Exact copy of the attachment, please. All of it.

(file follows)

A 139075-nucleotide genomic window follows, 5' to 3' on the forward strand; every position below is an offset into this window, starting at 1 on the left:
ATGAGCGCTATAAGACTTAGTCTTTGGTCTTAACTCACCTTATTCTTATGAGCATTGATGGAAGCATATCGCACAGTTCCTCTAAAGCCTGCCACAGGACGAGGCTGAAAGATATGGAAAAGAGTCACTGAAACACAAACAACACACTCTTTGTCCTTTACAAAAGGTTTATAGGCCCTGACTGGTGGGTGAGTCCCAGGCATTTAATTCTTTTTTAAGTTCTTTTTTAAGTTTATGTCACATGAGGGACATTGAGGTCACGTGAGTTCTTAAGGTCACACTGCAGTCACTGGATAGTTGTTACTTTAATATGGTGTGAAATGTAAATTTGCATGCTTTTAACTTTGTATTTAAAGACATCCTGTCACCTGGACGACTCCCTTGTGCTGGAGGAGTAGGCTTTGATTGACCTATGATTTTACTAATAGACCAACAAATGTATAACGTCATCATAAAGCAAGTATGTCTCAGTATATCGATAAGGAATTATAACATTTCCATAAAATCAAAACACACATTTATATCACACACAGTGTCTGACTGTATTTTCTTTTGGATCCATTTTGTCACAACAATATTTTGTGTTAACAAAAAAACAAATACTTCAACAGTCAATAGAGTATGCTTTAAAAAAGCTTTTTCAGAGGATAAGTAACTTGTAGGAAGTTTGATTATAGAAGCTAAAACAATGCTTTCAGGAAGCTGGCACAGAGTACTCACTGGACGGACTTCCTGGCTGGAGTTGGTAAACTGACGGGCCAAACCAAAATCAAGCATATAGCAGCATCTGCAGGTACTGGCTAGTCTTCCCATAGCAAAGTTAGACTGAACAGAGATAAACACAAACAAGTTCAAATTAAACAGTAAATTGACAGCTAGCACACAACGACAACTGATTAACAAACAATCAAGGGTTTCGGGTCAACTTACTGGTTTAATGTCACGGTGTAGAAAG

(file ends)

A 139075-nucleotide genomic window follows, 5' to 3' on the forward strand; every position below is an offset into this window, starting at 1 on the left:
ATGAGCGCTATAAGACTTAGTCTTTGGTCTTAACTCACCTTATTCTTATGAGCATTGATGGAAGCATATCGCACAGTTCCTCTAAAGCCTGCCACAGGACGAGGCTGAAAGATATGGAAAAGAGTCACTGAAACACAAACAACACACTCTTTGTCCTTTACAAAAGGTTTATAGGCCCTGACTGGTGGGTGAGTCCCAGGCATTTAATTCTTTTTTAAGTTCTTTTTTAAGTTTATGTCACATGAGGGACATTGAGGTCACGTGAGTTCTTAAGGTCACACTGCAGTCACTGGATAGTTGTTACTTTAATATGGTGTGAAATGTAAATTTGCATGCTTTTAACTTTGTATTTAAAGACATCCTGTCACCTGGACGACTCCCTTGTGCTGGAGGAGTAGGCTTTGATTGACCTATGATTTTACTAATAGACCAACAAATGTATAACGTCATCATAAAGCAAGTATGTCTCAGTATATCGATAAGGAATTATAACATTTCCATAAAATCAAAACACACATTTATATCACACACAGTGTCTGACTGTATTTTCTTTTGGATCCATTTTGTCACAACAATATTTTGTGTTAACAAAAAAACAAATACTTCAACAGTCAATAGAGTATGCTTTAAAAAAGCTTTTTCAGAGGATAAGTAACTTGTAGGAAGTTTGATTATAGAAGCTAAAACAATGCTTTCAGGAAGCTGGCACAGAGTACTCACTGGACGGACTTCCTGGCTGGAGTTGGTAAACTGACGGGCCAAACCAAAATCAAGCATATAGCAGCATCTGCAGGTACTGGCTAGTCTTCCCATAGCAAAGTTAGACTGAACAGAGATAAACACAAACAAGTTCAAATTAAACAGTAAATTGACAGCTAGCACACAACGACAACTGATTAACAAACAATCAAGGGTTTCGGGTCAACTTACTGGTTTAATGTCACGGTGTAGAAAG